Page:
I have ordered two anthologies of essays for the course:
Klaus, Carl, Chris Anderson, and Rebecca Blevins Faery. In Depth: Essayists for Our Time. 2nd ed. Boston, MA: Heinle, 1993. ISBN: 9780155001725.
Menard, Louis, and Robert Atwan, eds. The Best American Essays 2004. Boston, MA: Houghton Mifflin, 2004. ISBN: 9780618357093.
I will frequently supplement the selections in the anthologies and handouts of other essays, as opportunity or inspiration arises. You will also need a good handbook. I've ordered:
Lunsford, Andrea. Easy Writer. 2nd ed. New York, NY: Bedford Books, 2001. ISBN: 0312400551.
But if you have another favorite, you're welcome to use it; just check with me first to be sure it's a good choice. The Mayfield Handbook of Technical and Scientific Writing, written by MIT writing professors and available to you online via the Writing Center Web site, contains most of the information you will need for reference. And please do have ready access to a good dictionary.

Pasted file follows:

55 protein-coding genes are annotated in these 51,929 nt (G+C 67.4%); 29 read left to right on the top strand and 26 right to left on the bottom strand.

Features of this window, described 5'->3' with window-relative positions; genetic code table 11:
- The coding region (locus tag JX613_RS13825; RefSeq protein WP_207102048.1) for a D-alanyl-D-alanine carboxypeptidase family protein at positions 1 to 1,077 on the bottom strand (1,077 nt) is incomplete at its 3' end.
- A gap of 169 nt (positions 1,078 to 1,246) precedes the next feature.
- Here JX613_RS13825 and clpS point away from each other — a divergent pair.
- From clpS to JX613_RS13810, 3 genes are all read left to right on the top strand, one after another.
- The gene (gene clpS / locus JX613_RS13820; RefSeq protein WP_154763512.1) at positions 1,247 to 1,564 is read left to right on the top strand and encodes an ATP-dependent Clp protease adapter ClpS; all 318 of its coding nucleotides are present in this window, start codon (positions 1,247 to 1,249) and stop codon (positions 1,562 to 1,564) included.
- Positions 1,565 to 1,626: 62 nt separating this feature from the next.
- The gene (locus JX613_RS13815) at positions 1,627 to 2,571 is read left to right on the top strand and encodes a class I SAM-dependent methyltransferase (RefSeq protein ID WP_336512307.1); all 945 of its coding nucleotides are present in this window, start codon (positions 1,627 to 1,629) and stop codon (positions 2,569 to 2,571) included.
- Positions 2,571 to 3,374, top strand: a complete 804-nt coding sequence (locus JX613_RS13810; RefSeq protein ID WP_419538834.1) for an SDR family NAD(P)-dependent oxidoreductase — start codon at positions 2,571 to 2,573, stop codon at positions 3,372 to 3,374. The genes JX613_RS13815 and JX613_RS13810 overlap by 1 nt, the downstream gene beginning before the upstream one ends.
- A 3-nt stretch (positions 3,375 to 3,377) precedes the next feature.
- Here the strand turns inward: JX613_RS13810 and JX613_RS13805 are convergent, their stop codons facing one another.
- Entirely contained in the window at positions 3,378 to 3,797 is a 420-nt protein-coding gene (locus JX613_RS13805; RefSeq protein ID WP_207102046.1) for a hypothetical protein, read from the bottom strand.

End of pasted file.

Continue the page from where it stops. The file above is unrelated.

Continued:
One of the primary texts for our course will be the essays all of you write and what all of us have to say about them in workshops. Class workshops, in which we will respond to and learn from the writing done by everyone in the class, will occupy much of our class time. Your purpose in these workshops will be to support each other's work in progress by offering careful, thoughtful, and serious responses as readers, pointing out what you see as the writer's successes and offering constructive suggestions for improving the work. The essays you submit to the workshops will be understood to be work in progress; you will use the responses of readers (including me) to revise, refine, and polish your work before submitting a final version.